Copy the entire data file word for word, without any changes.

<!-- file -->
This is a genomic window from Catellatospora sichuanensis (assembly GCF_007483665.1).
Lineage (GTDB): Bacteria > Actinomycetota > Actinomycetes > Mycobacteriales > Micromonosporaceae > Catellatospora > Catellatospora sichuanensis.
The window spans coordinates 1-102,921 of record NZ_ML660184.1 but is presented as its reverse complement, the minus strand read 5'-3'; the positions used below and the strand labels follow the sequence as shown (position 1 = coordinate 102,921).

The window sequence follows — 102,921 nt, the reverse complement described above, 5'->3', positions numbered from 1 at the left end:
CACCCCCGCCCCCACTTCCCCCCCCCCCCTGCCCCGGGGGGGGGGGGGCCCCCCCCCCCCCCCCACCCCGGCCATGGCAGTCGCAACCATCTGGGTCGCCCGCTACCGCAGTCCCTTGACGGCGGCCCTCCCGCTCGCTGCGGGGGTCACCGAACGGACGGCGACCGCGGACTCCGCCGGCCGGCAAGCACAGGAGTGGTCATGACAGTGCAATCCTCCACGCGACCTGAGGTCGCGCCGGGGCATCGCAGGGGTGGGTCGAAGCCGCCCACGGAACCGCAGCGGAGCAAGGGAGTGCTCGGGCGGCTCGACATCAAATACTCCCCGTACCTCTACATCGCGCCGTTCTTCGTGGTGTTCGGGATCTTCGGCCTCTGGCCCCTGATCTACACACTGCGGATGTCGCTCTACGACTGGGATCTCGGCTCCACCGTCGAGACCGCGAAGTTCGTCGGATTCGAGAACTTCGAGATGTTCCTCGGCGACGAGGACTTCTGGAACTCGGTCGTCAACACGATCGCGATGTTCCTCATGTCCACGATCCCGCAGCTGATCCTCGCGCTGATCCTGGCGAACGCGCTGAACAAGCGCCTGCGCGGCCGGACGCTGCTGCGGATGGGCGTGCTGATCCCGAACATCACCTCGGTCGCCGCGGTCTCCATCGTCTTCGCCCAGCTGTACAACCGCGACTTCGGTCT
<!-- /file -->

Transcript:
This is a genomic window from Catellatospora sichuanensis (assembly GCF_007483665.1).
Lineage (GTDB): Bacteria > Actinomycetota > Actinomycetes > Mycobacteriales > Micromonosporaceae > Catellatospora > Catellatospora sichuanensis.
The window spans coordinates 1-102,921 of record NZ_ML660184.1 but is presented as its reverse complement, the minus strand read 5'-3'; the positions used below and the strand labels follow the sequence as shown (position 1 = coordinate 102,921).

The window sequence follows — 102,921 nt, the reverse complement described above, 5'->3', positions numbered from 1 at the left end:
CACCCCCGCCCCCACTTCCCCCCCCCCCCTGCCCCGGGGGGGGGGGGGCCCCCCCCCCCCCCCCACCCCGGCCATGGCAGTCGCAACCATCTGGGTCGCCCGCTACCGCAGTCCCTTGACGGCGGCCCTCCCGCTCGCTGCGGGGGTCACCGAACGGACGGCGACCGCGGACTCCGCCGGCCGGCAAGCACAGGAGTGGTCATGACAGTGCAATCCTCCACGCGACCTGAGGTCGCGCCGGGGCATCGCAGGGGTGGGTCGAAGCCGCCCACGGAACCGCAGCGGAGCAAGGGAGTGCTCGGGCGGCTCGACATCAAATACTCCCCGTACCTCTACATCGCGCCGTTCTTCGTGGTGTTCGGGATCTTCGGCCTCTGGCCCCTGATCTACACACTGCGGATGTCGCTCTACGACTGGGATCTCGGCTCCACCGTCGAGACCGCGAAGTTCGTCGGATTCGAGAACTTCGAGATGTTCCTCGGCGACGAGGACTTCTGGAACTCGGTCGTCAACACGATCGCGATGTTCCTCATGTCCACGATCCCGCAGCTGATCCTCGCGCTGATCCTGGCGAACGCGCTGAACAAGCGCCTGCGCGGCCGGACGCTGCTGCGGATGGGCGTGCTGATCCCGAACATCACCTCGGTCGCCGCGGTCTCCATCGTCTTCGCCCAGCTGTACAACCGCGACTTCGGTCT